Tag Archive: Lily

Calla Lily Rhizomes

The calla lily grows from bulbs, more properly called rhizomes, and will, as most bulbs do, spread by producing even more bulbs. These bulbs can be divided and replanted in another location. The calla lily is a very hardy genus that will grow in more or less any soil as long as the climate is humid enough. In many of the countries where the calla lily originates it is thought of as a weed and is cut down to make way for agriculture. The calla lily can also be propagated through its seeds but it takes a little more time than just digging up the extra bulbs. I am sure that I shall try. I can’t resist seeds.

I unpacked these rhizomes today and was amazed at how big they were. I had thought that they were expensive at £3.95 for each bulb but having seen them I am filled with confidence of their success. The more I read about these fascinating plants the more I want to know. I had debated about whether to plant each bulb in a separate pot but decided in the end to put all three in a large 40cm patio pot. The directions on the pack say plant in rich potting soil and water sparingly until growth starts. Keep indoors until April and keep frost free. The three varieties that I have  planted are Auckland, a beautiful pink, Schwarzwalder, a deep almost black maroon and Albomaculata, white. I can see me buying more of these as they come in an amazing array of colours and are said to have a long flowering period. As with all bulbs grown in containers the soil needs to be changed either every year or every other year.

When grown in pots for keeping indoors the compost should be kept moist and plants should be given a weak solution of liquid plant food every three weeks while they are in growth. The best place to site them is in a west-facing window, where the air temperature does not rise much above 21°C. A south-facing window may be too hot when the sun is at its strongest in summer. Remove the flowers when they start to fade. When the plant has finished blooming, allow the leaves to turn brown, and reduce watering. Stop watering completely once all the foliage has died back.

Francis Masson, was born in Aberdeen, Scotland in 1741. In the 1760s, he went to work at Kew Gardens as an under-gardener, and was sent abroad to hunt for new plants. He sailed with James Cook on HMS Resolution to South Africa, landing in October 1772. Masson stayed there for three years, during which time he sent back to England more than 500 species of plant – including  Zantedeschia .  Information from Graham Clarke.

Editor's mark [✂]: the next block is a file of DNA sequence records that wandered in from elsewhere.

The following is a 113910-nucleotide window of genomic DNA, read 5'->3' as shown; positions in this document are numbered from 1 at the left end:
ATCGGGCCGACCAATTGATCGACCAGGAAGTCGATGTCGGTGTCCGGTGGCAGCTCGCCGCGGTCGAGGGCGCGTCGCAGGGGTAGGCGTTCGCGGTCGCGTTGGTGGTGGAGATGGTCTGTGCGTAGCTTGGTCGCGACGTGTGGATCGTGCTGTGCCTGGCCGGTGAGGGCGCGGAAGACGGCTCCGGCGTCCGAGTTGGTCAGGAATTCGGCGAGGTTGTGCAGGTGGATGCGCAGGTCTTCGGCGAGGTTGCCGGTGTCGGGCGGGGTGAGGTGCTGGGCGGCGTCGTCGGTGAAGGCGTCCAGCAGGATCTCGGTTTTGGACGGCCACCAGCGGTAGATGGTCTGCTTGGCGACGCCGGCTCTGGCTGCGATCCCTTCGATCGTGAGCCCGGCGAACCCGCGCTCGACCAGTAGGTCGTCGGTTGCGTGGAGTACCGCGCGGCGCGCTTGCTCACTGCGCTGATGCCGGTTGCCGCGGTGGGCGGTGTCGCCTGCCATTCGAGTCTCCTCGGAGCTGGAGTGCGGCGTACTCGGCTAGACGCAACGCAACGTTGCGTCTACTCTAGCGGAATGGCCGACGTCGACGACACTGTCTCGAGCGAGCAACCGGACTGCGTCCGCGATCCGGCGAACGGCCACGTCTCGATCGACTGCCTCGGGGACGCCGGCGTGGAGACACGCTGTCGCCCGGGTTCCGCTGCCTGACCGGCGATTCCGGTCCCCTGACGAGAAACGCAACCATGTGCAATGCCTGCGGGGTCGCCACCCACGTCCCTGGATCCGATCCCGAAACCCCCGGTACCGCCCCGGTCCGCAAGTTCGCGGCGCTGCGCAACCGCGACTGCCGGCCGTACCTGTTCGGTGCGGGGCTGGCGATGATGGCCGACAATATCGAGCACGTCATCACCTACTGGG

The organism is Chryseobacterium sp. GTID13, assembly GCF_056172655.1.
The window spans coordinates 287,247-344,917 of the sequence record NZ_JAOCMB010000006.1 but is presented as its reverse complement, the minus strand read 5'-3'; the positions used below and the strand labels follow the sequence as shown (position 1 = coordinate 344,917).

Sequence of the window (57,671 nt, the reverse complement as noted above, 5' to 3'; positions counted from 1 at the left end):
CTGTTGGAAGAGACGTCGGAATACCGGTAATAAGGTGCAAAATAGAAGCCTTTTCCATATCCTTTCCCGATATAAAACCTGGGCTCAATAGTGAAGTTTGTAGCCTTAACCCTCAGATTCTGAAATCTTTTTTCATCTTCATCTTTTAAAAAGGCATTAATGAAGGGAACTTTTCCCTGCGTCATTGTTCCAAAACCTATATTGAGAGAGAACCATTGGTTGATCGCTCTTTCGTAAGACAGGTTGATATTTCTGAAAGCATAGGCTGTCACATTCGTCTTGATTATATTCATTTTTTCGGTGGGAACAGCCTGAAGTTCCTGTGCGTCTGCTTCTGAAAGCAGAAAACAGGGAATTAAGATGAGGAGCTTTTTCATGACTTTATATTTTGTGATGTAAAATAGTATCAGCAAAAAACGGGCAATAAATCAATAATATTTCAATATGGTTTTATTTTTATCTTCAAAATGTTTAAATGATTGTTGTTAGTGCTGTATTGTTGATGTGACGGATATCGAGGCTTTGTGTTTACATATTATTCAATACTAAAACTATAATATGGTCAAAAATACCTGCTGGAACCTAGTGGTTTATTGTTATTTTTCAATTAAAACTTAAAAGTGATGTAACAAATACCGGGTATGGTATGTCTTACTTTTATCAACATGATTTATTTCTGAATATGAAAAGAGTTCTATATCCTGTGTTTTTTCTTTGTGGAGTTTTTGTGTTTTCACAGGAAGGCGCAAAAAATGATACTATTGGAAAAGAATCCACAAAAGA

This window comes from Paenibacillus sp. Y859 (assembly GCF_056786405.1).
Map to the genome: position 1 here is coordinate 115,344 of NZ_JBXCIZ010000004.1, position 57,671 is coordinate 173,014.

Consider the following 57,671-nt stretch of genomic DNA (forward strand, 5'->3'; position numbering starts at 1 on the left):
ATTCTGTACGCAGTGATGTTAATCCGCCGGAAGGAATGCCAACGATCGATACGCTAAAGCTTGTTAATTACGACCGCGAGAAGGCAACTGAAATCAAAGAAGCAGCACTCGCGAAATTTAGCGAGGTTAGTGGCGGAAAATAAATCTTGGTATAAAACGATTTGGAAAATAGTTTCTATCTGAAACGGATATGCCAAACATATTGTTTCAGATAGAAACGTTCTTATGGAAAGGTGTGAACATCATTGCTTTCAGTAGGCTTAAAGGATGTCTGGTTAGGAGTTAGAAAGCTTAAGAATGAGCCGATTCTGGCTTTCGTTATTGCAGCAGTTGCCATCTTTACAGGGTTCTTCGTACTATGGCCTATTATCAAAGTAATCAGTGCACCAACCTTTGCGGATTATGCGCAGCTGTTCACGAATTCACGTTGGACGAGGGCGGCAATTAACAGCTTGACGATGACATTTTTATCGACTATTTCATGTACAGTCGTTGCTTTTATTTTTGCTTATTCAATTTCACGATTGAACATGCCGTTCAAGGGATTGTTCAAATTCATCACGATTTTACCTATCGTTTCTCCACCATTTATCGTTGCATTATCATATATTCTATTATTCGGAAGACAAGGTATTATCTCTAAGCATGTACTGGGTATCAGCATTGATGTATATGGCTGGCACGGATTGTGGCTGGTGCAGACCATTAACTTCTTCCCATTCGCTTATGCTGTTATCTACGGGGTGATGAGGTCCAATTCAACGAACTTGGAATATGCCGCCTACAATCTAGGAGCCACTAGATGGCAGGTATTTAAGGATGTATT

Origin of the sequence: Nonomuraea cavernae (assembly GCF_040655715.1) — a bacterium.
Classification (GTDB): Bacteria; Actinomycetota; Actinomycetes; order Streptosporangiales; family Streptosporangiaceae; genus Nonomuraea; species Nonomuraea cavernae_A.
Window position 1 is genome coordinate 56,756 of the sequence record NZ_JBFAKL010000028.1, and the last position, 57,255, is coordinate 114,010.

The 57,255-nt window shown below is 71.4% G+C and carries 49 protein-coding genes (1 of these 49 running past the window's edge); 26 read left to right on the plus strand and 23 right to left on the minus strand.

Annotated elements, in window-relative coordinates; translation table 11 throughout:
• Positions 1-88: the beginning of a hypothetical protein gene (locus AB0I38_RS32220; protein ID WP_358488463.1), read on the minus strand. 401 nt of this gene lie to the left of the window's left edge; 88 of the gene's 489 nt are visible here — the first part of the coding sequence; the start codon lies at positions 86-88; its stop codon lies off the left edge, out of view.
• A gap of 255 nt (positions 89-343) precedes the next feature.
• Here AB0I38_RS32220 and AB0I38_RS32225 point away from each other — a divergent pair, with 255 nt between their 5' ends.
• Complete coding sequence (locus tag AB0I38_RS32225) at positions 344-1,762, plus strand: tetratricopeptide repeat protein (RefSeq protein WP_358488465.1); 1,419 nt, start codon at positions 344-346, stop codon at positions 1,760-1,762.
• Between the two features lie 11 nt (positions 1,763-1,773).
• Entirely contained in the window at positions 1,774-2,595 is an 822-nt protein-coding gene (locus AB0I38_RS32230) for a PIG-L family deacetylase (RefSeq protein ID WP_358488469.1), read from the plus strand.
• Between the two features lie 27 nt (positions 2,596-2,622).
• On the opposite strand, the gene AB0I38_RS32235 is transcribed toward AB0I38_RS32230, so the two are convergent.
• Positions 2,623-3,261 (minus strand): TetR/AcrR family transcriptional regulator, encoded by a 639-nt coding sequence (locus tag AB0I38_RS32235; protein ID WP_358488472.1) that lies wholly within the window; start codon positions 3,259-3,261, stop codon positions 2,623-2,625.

The red lily beetle, Lilioceris lilii,  loves the delicious lily foliage and will quickly decimate your plants. The only real answer is to seek them out and kill them. being a vivid scarlet red, they are easily spotted.  You should also look out for the eggs on the undersides of the leaves and the grubs.

 

 

Asiatic Lily Double Sensation – Lilium

Asiatic Lily Double Sensation from Farmer Gracy  has fantastic colour and lovely ruffled petals. It is perfect grown in a container for use on the patio or plant the bulbs in the border where they’ll come up every year. Lilium Double Sensation is one of the most exclusive Asiatic Lilies available on the market. Asiatic Lily Double Sensation is known for its double flowers which create an amazing impact once in full bloom. Planting this delicate and rare Lily variety in pots makes a nice and compact show as the flower size of double flowered Lilies is much bigger than other regular Asiatic Lilies. Double flowering Lilies are very rare and it often takes many years to cultivate and offer them on the market. Lilies are perfect for combining with other perennials, grasses or shrubs. They like to have cool, nourished roots whilst their heads reach for the sun but choose shallow-rooting plants to prevent them sulking at the competition for both nutrients and moisture.

I received these three Lily bulbs as a free gift with a delivery of bulbs from Farmer Gracy in the Netherlands. After reading up about them I think that maybe they will need a large pot of their own as they will be bigger than I thought they would be. Update – April 2018 These bulbs are pushing through already. They didn’t flower last year but I am hopeful this year.

Probably the easiest to grow and hardiest of all the lilies, Asiatic Lilies are usually the first ones to bloom, flowering between June and August. Asiatic Lilies also have the widest range of colours but, unfortunately, most do not have a fragrance. Blooms vary in style, usually in terms of how they display their flowers. Some even hang their beautiful heads in a way reminiscent of pretty paper lanterns. Asiatic Lilies should be planted in full sun in soil that drains well. The bulbs don’t do well in soggy soil.